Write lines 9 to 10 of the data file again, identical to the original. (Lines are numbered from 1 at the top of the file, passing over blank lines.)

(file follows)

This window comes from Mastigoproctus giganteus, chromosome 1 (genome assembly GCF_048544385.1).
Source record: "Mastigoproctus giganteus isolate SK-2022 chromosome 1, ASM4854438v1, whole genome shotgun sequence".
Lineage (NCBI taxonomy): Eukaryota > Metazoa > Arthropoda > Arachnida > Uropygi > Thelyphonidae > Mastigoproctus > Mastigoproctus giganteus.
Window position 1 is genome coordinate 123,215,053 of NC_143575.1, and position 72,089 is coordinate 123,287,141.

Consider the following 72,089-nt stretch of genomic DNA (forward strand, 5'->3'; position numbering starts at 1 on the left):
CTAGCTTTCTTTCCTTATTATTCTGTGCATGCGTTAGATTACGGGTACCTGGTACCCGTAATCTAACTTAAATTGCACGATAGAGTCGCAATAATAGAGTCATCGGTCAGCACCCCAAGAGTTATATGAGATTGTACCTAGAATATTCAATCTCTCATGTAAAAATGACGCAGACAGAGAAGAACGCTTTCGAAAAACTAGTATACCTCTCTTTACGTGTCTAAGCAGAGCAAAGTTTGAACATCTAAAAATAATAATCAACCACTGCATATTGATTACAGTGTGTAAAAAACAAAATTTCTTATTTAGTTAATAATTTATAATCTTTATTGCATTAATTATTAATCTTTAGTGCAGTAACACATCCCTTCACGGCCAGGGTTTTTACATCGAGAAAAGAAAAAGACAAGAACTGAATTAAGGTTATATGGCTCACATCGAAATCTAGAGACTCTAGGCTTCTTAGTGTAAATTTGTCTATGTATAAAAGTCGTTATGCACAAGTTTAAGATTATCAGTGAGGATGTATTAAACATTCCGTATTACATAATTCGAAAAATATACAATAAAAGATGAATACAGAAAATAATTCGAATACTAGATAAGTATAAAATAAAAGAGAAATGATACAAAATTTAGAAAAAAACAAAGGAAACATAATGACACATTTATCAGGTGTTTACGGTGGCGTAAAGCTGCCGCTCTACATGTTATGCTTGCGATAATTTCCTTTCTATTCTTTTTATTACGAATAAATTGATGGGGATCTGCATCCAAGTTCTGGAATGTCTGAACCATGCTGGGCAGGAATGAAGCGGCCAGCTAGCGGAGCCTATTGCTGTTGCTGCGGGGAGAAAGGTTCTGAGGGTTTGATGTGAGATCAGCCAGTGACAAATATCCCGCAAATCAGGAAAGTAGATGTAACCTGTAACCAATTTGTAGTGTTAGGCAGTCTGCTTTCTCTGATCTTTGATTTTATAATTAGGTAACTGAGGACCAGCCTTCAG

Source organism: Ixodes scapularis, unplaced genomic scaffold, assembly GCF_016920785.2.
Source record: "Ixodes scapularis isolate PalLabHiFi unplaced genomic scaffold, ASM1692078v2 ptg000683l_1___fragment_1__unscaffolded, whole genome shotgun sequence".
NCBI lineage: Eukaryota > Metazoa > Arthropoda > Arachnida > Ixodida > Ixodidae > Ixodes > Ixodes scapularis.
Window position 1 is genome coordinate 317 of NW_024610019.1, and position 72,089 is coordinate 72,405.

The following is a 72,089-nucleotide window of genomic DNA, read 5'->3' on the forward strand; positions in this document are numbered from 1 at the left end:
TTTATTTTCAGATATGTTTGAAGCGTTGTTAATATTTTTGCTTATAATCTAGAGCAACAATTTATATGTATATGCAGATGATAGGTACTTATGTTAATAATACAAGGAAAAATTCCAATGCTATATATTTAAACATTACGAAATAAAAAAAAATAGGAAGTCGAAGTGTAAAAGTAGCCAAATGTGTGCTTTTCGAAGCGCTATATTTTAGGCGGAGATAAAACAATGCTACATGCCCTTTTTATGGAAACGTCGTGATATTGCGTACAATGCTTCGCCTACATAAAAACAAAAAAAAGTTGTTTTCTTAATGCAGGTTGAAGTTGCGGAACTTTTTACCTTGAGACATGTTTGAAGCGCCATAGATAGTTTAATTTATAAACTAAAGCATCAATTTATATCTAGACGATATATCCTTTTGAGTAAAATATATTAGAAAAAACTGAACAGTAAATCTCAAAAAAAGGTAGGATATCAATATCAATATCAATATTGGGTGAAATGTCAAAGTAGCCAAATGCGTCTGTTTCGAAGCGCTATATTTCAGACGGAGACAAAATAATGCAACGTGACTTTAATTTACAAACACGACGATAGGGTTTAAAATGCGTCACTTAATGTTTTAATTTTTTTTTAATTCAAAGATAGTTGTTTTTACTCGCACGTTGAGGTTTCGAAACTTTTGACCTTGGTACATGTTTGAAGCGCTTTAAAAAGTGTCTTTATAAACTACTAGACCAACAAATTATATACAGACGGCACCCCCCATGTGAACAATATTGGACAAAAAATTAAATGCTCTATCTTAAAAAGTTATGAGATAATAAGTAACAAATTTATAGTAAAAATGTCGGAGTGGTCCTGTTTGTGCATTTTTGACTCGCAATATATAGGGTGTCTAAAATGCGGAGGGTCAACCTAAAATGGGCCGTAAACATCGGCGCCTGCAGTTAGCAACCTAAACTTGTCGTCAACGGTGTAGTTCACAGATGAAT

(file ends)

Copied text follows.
NCBI lineage: Eukaryota > Metazoa > Arthropoda > Arachnida > Ixodida > Ixodidae > Ixodes > Ixodes scapularis.
Window position 1 is genome coordinate 317 of NW_024610019.1, and position 72,089 is coordinate 72,405.